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This is a plain English summary of an original research article. The views expressed are those of the author(s) and reviewer(s) at the time of publication.

Children who eat takeaways once or more each week have more body fat and higher low-density lipoprotein (LDL) “bad” cholesterol levels than those who never or hardly ever eat them. Their diets were also higher in fat and lower in protein and calcium.

This cross-sectional study looked in depth at eating habits and risk markers for coronary heart disease, obesity and diabetes in 2,529 children in England. Though this type of study can only show an association between takeaways and risk markers, it is one of the first of its type, and the results do give cause for concern.

Increasing numbers of people are eating takeaways in the UK. Local authorities and healthcare professionals are well placed to encourage parents and children to choose healthier foods, in line with current national guidance.

Why was this study needed?

Childhood obesity rates are increasing in the UK, where one in five children aged 10 to 11 is now obese. Being overweight or obese increases the risk of type 2 diabetes.

Both type 2 diabetes and being overweight or obese increases the risk of coronary heart disease. Other risk factors include high levels of triglycerides and LDL cholesterol fats in the blood.

Takeaways tend to have higher fat, sugar and salt levels compared with other foods.

The researchers wanted to find out if eating takeaways were linked with an increase in risk markers for coronary heart disease, obesity and type 2 diabetes in children.

What did this study do?

This cross-sectional study used data from the Child Heart and Health Study, collected between 2006 and 2007. It involved 1,948 nine to 10-year-old children from 85 primary schools in London, Birmingham and Leicester.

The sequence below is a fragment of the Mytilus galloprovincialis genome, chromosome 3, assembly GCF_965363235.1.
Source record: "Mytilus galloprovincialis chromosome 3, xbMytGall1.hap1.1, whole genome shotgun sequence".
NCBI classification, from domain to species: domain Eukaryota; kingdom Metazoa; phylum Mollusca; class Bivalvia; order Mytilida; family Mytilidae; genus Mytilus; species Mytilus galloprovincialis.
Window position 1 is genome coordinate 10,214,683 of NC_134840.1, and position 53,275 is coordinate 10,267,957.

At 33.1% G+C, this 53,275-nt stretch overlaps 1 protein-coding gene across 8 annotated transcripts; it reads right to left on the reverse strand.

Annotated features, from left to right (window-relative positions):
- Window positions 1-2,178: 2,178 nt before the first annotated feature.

The researchers asked how often children ate takeaways. The children then completed a 24-hour diet recall questionnaire. The researchers measured their height, body fat, skinfold thickness, waist circumference and blood pressure. Finally, they did fasting blood tests for glucose, insulin, HbA1c (a marker of longer-term blood glucose), triglycerides, total cholesterol, high-density lipoprotein cholesterol and LDL cholesterol.

This was an observational study without any follow up over time, so we can’t say eating takeaways directly causes increased coronary heart disease or diabetes risk markers in children. There may, for example, have been other factors in these families’ environment of lifestyles that also impact health.

What did it find?

  • A total of 499 children (26%) never or hardly ever ate a takeaway, 894 (46%) ate a takeaway less than once a week and 555 (28%) ate a takeaway once a week or more.
  • In children who ate a takeaway once or more per week, the average LDL cholesterol level was 2.68mmol/L compared with 2.58mmol/L in children who never or hardly ever ate takeaway meals (mean difference 0.10mmol/L, 95% confidence interval [CI] 0.02 to 0.18).
  • The fat mass index was 5.06% higher (95% CI 0.53% to 9.79%) in children who ate takeaways once or more per week compared with those who never or hardly ever ate takeaways (2.01kg/m2 versus 2.11kg/m2). The fat mass index is similar to body mass index but is calculated by the amount of body fat divided by height squared and not total weight.